The messages seriously undermined Allan’s accuser’s account. Jerry Hayes told the judge that this was the most appalling failure of disclosure that he had ever encountered. The prosecution barrister had been told by the officer in charge of disclosure that he had seen the material but that it was ‘clearly not disclosable as it just contained very personal material and nothing capable of undermining the prosecution case or assisting the defence’.

‘The system nearly failed,’ Hayes later said. ‘This is a criminal justice system which is not just creaking, it’s about to croak.’

It must be saddening to know that that criminal justice system, that Allan was studying, could so glaringly fail him. ‘Originally I wanted to be part of the system, but then you think ‘maybe not’,’ he replied. ‘I don’t want to be part of a culture that does this to somebody.’

Liam Allan has accused the police and CPS of chasing rape convictions ‘like sales targets’. ‘This is what I believe genuinely happened,’ Allan tells me. ‘I don’t they think they bothered reading it properly. I think they just pushed it aside and thought: “Let’s just run the risk that there is nothing in there.’ He adds that ‘it’s either that or that they did read it and knew how valuable it was to defending me and proving my innocence so cherry picked what they needed but hid the rest.’

The trial was over. Liam Allan was not going to prison for up to 15 years nor was he going to be placed on the sexual offenders register for the rest of his life.

But his ordeal was not over.


‘We were told [the story might be in] one newspaper,’ Liam Allan recalls. ‘We woke up in the morning and it was everywhere. It’s surreal… Then you start to get phone calls from reporters. We had hundreds and hundreds of messages.’

The student went on to appear on ITV’s This Morning, Sky News and the BBC among others. Some journalists were sympathetic, some not so; and Allan felt others were trying to provoke a reaction. ‘I know I won’t react. I’m a calm person, but you know your mum’s life isn’t going to be the same. They’ll try to break one of you.’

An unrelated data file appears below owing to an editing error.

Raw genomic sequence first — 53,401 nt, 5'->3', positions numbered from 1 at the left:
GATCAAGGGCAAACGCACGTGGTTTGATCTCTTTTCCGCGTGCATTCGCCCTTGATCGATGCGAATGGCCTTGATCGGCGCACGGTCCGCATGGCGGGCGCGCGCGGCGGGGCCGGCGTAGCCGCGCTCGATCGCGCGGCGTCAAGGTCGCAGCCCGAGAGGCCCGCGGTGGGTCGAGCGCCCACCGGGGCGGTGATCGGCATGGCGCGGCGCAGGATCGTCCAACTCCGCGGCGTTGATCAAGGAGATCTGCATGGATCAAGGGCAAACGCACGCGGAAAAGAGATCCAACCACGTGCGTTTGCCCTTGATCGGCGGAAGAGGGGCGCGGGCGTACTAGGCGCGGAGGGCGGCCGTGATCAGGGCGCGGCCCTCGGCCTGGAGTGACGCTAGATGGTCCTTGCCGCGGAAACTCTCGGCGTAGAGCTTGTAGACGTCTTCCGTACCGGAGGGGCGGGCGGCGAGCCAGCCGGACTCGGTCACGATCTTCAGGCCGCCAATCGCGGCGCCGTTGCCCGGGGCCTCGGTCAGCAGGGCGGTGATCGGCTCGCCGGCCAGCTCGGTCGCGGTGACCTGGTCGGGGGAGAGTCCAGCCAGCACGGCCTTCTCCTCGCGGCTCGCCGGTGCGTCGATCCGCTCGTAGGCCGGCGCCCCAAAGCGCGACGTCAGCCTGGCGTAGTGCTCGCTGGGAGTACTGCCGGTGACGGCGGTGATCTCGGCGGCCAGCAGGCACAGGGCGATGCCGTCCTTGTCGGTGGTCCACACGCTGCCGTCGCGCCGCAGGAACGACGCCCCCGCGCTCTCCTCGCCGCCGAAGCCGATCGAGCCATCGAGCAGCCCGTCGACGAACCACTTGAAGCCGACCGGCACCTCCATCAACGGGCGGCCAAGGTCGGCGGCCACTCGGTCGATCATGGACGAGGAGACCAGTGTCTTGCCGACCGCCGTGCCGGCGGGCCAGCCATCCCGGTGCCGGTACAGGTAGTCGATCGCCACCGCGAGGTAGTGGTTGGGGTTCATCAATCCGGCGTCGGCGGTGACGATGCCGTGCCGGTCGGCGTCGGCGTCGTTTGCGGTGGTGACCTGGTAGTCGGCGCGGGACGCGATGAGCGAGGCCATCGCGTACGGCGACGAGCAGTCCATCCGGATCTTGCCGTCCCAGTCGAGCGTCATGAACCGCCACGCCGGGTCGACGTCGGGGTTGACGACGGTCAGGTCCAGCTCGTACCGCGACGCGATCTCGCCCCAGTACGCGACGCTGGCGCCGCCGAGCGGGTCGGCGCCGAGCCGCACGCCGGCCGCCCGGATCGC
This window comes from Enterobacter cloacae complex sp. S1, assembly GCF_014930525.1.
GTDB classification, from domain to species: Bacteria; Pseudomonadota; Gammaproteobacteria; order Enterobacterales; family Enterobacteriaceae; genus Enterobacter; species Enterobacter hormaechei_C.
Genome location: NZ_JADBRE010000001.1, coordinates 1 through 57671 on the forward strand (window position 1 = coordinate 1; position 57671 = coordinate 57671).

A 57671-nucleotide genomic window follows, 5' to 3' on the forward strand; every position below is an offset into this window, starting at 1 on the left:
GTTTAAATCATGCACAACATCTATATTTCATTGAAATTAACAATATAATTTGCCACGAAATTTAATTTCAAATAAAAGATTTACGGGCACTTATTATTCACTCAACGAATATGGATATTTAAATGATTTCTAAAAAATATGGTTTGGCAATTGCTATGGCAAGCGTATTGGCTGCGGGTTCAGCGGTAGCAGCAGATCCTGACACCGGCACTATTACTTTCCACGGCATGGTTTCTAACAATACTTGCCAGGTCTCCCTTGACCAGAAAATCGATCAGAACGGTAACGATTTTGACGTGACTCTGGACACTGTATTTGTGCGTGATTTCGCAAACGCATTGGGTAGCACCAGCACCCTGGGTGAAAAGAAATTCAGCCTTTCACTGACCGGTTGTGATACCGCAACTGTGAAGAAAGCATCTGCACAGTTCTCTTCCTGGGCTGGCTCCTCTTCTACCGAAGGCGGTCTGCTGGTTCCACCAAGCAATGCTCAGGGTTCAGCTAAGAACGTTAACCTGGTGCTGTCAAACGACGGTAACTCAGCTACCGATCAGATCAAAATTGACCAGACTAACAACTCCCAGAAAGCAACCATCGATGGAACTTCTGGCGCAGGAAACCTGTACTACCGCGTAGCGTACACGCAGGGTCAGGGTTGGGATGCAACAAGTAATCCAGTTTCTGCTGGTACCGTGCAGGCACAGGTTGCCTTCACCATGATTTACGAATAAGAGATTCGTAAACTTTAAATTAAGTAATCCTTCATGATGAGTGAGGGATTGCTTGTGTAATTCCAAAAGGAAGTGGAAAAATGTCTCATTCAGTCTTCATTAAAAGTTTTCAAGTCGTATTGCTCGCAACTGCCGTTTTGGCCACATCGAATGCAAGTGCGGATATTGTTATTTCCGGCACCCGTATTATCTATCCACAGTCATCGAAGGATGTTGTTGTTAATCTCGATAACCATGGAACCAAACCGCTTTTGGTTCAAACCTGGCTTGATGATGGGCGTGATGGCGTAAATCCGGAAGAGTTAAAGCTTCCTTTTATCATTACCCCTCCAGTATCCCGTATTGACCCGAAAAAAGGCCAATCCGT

Journalists used photographs from his FaceBook account without his permission and comments from three or four years ago were attributed as ‘quotes from Liam’. ‘I had to delete any photo of me with a girl on Facebook because people would find it and think it was the girl that accused me. I had somebody message me saying they had figured out who it was. They hadn’t. It was just a guess. But it’s dangerous and verges on harassment for those girls.’

As we talk, Allan scrolls through his Facebook messages and reads some out. Many are supportive; some not so; and others are frankly strange. Most come from people who find themselves caught up in the same nightmare. They looking for advice, anything to prove that they, their son, brother or husband is innocent.

Liam Allan wants to turn such an horrendous experience into something positive. He talks about setting up a support group. But he adds: ‘I don’t know how to do that. I’m really young to have that sort of responsibility.’

He recalls how often people tell him: ‘I bet you must be so glad it’s over.’ ‘From the outside, it looks done. You should be able to wash your hands of it. You’ve been exonerated and can move on. That’s never going to happen. I think I have come to terms with that.’

Calum McCrae met with Liam Allan as part of a podcast about miscarriages of justice in the UK. The podcast, which will discuss the recent disclosure crisis, will be available on thejusticegap.com in the near future.


First published on June 21, 2018

 

Author: Calum McCrae

Calum is presently working at the California Innocence Project. He was previously an intern at the University of Greenwich’s Innocence Project London. He volunteers as a Justice Gap reporter

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2 Comments

  • Sonni Quick June 30, 2018 3:05 pm

    Twelve years ago I became the only person in a young man’s life who cared about what happened to him prison. He is still there. I have learned so much about the US Criminal Injustice system since then and what they do to railroad people into prison, keeping it full so prison corporations can make money and abuse many others in the slave system of free labor. In my blog, http://mynameisjamie.net you will find many articles I’ve written on our justice system and excerpts of a book I’m writing titled “Inside the Forbidden Outside,” on the life of Jamie Cummings, trying to survive prison and the inhumanities inflicted on him and other inmates. What prison staff is allowed to do borders on the same mental illness of children getting satisfaction torturing animals and enjoying it. The criminal justice system needs to change, but who is going to do it? Definitely not those took an oath to uphold it.

  • Kim July 1, 2018 7:08 pm

    Seems like it’s never.. over. And hanging onto the hope that “lies never last” – hmmm
    After awhile you sit back and wonder.

    But lies DON’T last and that’s all there is to it.